"Erase the story… or we'll erase you. And maybe your family. But we'll do them first so you learn your lesson before you die."
It was the warning that ended it all.
Twelve years of reporting on the terrifying world of the yakuza - the Japanese mafia - and Jake Adelstein's luck had finally run out.
He had been working on a story which involved one of Japan's most feared and violent mobsters, and as he sat before a softly spoken enforcer from the notorious Goto-gumi gang, he decided no story was worth his family.
"All your personal information, your phone number, your phone records, where you live, the people you're close to... everything that we know, he knows as well," the police had explained to him.
"You need to really think about who your friends are and who you're in contact with the most and warn them."
Five years on, Adelstein only now feels it is safe to talk about working for Japan's biggest newspaper, Yomiuri Shimbun, in his book Tokyo Vice.
Jewish-American Adelstein was arguably an unlikely candidate for a job that involved getting close to hardened criminals.
As a college student, he left Missouri to study Japanese literature at Sophia University. It was a chance, he thought, to learn more about martial arts and Buddhism.
But as he neared the end of his course, he decided to apply to be a journalist.
Unlike most countries, where traditionally a reporter will rise through the ranks of local press before embarking on a national title, employment at Yomiuri Shimbun - with its circulation of 15 million, the largest in the world - came by way of an entrance exam.
"I was very surprised that the Yomiuri Shimbun even accepted me for the interview," Adelstein told the BBC World Service.
"But actually my test scores were comparable, or better, than many of my Japanese colleagues - probably because I'd been preparing so long."
He got the job, and began working, as most newcomers do, as a crime reporter.
Compared with his home country, the crime scene here was very different - in Japan, organised crime has not been driven underground.
"There is an idea within Japan that the yakuza are a necessary evil, that by having them around they keep street crime down," Adelstein explained.
"And the other idea is that the only thing worse than organised crime is disorganised crime."
This approach allows the yakuza a curious freedom; they run their "business" from offices well-known to locals as well as police.
Adelstein can vividly remember a visit to one such office for his first meeting with a yakuza boss - a man described by his police contacts as a "total gentleman" and nicknamed The Cat.
"We sit down. He offers me a cup of green tea and I refuse. I say no, thank you. He's immediately offended."
The Cat - known officially as Kaneko - was not being unusually touchy about his guest's dislike of green tea.
A rival gang leader - who wanted The Cat's job - had begun rumours about police bribery.
Keen to distance themselves from accusations of being paid by the yakuza, police officers began to refuse green tea and other pleasantries when visiting Kaneko's offices.
But The Cat worried this looked like a bluff, and that soon his own people would begin to believe he was a police informant.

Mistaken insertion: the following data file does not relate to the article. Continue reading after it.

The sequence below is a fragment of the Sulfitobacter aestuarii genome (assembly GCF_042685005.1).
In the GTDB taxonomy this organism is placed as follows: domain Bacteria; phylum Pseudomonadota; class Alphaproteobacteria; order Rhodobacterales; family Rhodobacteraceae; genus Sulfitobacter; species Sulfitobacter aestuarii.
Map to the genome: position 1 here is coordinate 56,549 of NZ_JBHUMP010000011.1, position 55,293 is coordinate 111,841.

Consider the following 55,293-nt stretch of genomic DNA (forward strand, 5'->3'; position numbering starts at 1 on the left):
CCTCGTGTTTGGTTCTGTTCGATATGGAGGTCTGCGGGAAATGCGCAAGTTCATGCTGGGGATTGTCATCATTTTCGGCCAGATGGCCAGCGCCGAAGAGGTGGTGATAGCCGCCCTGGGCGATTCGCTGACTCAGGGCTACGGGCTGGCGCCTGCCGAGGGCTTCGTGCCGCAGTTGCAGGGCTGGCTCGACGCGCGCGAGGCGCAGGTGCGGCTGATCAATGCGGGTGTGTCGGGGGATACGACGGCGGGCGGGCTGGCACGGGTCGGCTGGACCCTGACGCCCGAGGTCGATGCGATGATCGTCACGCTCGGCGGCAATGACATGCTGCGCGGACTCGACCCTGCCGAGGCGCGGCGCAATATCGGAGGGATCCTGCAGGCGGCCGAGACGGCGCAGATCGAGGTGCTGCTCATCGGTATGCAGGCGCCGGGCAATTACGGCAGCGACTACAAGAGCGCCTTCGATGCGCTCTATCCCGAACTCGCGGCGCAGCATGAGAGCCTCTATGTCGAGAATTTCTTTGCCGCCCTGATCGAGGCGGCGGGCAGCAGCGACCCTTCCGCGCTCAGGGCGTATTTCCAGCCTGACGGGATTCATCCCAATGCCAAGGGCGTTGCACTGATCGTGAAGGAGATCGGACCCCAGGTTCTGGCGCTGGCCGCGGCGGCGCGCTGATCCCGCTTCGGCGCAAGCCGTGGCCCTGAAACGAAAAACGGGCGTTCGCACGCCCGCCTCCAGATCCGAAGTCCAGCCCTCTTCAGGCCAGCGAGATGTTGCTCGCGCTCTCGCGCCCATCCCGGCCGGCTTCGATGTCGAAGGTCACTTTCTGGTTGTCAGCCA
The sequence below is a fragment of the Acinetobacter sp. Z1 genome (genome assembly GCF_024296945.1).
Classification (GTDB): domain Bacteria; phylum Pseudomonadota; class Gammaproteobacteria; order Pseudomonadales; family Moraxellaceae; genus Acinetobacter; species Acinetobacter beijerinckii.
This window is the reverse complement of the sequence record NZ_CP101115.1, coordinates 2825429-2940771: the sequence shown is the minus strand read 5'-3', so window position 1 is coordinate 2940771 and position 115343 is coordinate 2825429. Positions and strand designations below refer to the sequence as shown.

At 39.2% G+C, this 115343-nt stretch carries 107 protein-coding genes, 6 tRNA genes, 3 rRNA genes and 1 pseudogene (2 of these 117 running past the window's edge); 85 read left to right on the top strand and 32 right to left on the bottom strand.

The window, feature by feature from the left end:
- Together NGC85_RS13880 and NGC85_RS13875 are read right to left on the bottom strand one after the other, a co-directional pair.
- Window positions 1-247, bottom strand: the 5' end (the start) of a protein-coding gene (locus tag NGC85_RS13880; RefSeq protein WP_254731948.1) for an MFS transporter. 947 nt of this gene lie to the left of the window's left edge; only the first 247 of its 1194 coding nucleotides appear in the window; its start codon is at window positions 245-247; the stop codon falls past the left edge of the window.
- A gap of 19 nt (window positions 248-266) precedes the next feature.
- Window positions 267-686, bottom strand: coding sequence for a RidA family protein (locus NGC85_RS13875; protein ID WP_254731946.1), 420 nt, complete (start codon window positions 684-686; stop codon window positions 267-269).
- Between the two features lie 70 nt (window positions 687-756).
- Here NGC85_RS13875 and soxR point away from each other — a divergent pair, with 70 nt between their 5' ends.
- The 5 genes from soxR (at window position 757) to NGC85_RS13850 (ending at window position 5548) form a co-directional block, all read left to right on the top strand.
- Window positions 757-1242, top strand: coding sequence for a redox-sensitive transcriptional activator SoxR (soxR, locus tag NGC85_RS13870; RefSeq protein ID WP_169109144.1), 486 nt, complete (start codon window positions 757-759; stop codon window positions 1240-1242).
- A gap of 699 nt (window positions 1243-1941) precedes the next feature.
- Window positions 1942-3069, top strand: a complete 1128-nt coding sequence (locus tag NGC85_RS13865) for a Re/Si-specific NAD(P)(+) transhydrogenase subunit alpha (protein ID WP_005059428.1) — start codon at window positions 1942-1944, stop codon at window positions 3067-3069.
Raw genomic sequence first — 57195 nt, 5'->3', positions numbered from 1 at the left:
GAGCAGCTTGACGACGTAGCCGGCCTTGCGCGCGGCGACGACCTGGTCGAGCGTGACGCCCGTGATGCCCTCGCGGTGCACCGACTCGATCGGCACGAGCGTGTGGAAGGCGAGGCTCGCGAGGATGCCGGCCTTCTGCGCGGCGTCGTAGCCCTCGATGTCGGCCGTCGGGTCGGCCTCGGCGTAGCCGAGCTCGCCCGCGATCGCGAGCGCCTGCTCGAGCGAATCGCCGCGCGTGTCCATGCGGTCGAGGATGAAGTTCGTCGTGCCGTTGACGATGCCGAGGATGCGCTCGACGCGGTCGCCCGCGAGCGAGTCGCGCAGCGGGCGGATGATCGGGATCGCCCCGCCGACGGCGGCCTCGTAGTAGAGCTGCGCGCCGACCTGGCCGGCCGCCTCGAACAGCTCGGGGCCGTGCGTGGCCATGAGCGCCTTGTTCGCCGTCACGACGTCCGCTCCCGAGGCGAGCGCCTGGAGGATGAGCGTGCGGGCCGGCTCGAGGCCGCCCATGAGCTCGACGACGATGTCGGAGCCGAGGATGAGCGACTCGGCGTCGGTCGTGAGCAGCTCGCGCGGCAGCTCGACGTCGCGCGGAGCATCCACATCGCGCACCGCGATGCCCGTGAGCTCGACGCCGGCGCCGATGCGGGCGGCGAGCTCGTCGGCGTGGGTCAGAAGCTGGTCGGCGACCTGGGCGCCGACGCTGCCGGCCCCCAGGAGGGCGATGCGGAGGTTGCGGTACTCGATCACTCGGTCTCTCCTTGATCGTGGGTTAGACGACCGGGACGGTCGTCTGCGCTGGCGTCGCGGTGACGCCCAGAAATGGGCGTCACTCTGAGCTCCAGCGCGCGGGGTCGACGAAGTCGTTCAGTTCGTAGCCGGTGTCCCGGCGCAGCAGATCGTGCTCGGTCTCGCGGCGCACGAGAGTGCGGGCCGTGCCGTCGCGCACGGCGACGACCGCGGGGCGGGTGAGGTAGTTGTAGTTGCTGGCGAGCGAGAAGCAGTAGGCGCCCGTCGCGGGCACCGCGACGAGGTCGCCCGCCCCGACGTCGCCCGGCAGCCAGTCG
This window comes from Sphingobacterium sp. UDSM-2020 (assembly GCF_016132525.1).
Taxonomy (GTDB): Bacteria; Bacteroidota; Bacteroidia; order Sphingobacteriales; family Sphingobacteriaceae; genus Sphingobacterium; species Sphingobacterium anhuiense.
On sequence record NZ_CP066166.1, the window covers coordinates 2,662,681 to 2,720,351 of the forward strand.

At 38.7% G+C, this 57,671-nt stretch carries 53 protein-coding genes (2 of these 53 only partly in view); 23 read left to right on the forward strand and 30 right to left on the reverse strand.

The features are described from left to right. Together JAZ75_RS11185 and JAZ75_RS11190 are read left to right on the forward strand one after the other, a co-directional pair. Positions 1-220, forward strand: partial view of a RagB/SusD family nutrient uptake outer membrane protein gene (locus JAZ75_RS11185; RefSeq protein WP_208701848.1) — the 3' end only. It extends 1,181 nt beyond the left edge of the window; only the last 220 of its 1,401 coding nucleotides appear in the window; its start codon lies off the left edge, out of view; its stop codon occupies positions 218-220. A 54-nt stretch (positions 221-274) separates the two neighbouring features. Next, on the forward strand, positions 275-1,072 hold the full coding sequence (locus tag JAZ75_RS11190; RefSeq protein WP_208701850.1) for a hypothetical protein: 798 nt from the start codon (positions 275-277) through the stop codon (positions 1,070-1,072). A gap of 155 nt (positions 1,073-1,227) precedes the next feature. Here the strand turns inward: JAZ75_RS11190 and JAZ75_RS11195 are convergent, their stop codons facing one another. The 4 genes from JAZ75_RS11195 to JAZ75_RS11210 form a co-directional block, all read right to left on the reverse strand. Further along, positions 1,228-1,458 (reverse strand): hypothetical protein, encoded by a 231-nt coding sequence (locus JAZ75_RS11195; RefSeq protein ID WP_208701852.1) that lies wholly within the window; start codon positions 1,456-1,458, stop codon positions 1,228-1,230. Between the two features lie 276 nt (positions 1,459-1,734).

The Cat called in "dependable" Adelstein to put across his story.
He did. The Cat's rival was never heard from again.
"I didn't really see that coming," Adelstein says.
"I was very naive. It certainly wasn't my intention to get someone bumped off. But that's how it worked out and it's not like I could change it."
Adelstein says he has held back some information in his book - both about his sources and his own actions in getting stories.
He admits sleeping with the mistress of a mob boss, but stops short of going into detail about the nature of some of his work, including as a "masseuse".
His willingness to bury himself in a story helped him gain the trust he needed from vulnerable sources in the case of Lucie Blackman, the 21-year-old British Airways worker who made headlines across the world after being murdered at the hands of "businessman" Joji Obara.
As a Western reporter with experience of the local area, Adelstein's insights were invaluable - particularly to Ms Blackman's father, whom he spoke with on a regular basis, eventually breaking to him the news of his daughter's death.
Covering the story revealed the dark secrets of Tokyo's sex industry.
"I think I was on my best behaviour until I started covering the human trafficking issues. And then things become very different."
One anonymous source - a prostitute - went missing after helping Adelstein on a story, and later he heard that she had been raped, tortured and killed.
"I asked her to look into one group that was running in Roppongi," he remembers.
"She got back to me and told me it was an organisation run by Goto-gumi.
"I asked her to stop looking, and quit immediately. She didn't listen to me. The next time I tried to contact her, I couldn't...
"That was a very bad judgement call."
Graphic descriptions of gathering information in exchange for sexual favours make uncomfortable reading for Adelstein's wife.
"Sometimes after reading the book she's supportive and understanding," Adelstein says.
"But you know, I think our marriage is irreparably damaged. I wouldn't expect her to stay married to me. I wouldn't want to be married to me."
However, he does hope that his children will read his book when they are older.
"I want my kids to understand why I did the things I did, and why we had to move to the United States. I don't want them to repeat the same mistakes I made.
"They may be angry, they may be understanding - but at least they'll know who I am and what I did."